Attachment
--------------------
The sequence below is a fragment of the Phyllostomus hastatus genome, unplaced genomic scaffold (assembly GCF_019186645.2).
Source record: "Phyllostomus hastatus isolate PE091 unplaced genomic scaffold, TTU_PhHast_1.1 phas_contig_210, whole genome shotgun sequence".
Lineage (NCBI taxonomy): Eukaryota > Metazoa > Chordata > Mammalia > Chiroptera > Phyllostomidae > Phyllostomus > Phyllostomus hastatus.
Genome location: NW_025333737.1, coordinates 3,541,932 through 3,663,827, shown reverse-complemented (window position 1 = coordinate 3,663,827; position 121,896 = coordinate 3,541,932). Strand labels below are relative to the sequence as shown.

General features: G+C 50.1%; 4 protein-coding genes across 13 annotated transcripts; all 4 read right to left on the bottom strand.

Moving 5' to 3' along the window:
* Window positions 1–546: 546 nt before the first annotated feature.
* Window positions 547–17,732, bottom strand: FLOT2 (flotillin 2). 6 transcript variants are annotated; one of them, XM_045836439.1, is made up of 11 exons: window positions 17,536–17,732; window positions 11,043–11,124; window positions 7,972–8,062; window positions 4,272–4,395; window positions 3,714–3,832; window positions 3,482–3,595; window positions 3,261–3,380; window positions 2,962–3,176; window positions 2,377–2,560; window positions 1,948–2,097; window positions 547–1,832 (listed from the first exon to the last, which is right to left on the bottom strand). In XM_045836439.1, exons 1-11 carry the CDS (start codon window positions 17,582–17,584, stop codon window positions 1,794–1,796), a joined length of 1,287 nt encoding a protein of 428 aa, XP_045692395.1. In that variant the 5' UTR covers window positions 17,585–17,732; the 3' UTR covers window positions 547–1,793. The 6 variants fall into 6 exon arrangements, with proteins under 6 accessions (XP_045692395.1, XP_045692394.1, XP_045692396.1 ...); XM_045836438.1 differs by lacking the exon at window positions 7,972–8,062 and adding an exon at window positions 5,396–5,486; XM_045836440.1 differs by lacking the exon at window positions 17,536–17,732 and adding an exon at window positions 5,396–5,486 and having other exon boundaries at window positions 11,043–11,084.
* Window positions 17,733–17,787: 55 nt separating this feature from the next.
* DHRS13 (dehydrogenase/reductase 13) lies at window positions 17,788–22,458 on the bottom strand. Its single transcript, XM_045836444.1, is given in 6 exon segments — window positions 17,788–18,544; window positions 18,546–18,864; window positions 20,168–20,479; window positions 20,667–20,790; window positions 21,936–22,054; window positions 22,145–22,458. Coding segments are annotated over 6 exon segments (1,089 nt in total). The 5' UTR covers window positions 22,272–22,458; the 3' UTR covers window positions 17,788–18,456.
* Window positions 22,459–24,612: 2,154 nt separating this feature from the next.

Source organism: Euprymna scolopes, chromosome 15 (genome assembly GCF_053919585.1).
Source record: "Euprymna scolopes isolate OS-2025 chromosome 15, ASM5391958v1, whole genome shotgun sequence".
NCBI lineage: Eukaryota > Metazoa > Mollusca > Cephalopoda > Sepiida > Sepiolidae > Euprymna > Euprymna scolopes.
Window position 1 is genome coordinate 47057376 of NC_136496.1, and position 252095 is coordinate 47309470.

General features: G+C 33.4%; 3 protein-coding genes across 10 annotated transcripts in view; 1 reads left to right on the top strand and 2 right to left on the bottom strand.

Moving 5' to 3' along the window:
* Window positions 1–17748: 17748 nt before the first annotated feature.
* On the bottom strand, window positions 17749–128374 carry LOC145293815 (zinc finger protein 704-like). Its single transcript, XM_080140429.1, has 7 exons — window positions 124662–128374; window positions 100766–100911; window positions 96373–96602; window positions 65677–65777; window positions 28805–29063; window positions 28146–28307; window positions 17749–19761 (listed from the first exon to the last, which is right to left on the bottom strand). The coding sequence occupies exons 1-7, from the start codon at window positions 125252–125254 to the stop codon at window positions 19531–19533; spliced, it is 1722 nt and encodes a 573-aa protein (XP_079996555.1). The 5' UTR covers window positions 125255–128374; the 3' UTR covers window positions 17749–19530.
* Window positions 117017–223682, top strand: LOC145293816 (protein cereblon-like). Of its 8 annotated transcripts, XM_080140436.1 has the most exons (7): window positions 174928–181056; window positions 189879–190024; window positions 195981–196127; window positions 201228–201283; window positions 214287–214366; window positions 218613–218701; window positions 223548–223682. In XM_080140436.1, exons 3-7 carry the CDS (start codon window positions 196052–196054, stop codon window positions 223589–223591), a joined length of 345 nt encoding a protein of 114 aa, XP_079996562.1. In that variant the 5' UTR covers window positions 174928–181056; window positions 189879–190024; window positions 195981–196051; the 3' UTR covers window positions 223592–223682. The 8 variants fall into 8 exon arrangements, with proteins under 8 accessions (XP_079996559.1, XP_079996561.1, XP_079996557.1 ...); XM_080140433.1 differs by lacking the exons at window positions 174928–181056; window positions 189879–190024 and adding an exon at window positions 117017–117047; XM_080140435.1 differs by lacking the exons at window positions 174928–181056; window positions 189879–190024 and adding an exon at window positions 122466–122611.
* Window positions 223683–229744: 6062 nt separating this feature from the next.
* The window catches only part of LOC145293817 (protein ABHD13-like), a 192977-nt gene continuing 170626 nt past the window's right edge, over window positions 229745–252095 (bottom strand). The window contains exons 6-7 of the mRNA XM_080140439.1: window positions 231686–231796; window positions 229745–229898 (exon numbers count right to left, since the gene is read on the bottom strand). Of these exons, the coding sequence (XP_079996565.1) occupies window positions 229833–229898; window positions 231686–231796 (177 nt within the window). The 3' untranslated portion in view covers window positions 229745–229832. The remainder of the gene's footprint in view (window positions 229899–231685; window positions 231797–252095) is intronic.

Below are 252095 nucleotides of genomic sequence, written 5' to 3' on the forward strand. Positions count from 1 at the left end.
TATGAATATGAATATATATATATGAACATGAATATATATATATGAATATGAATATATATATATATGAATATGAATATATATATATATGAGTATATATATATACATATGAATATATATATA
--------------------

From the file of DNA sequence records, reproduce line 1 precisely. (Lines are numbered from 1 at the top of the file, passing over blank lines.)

The sequence below is a fragment of the Phyllostomus hastatus genome, unplaced genomic scaffold (assembly GCF_019186645.2).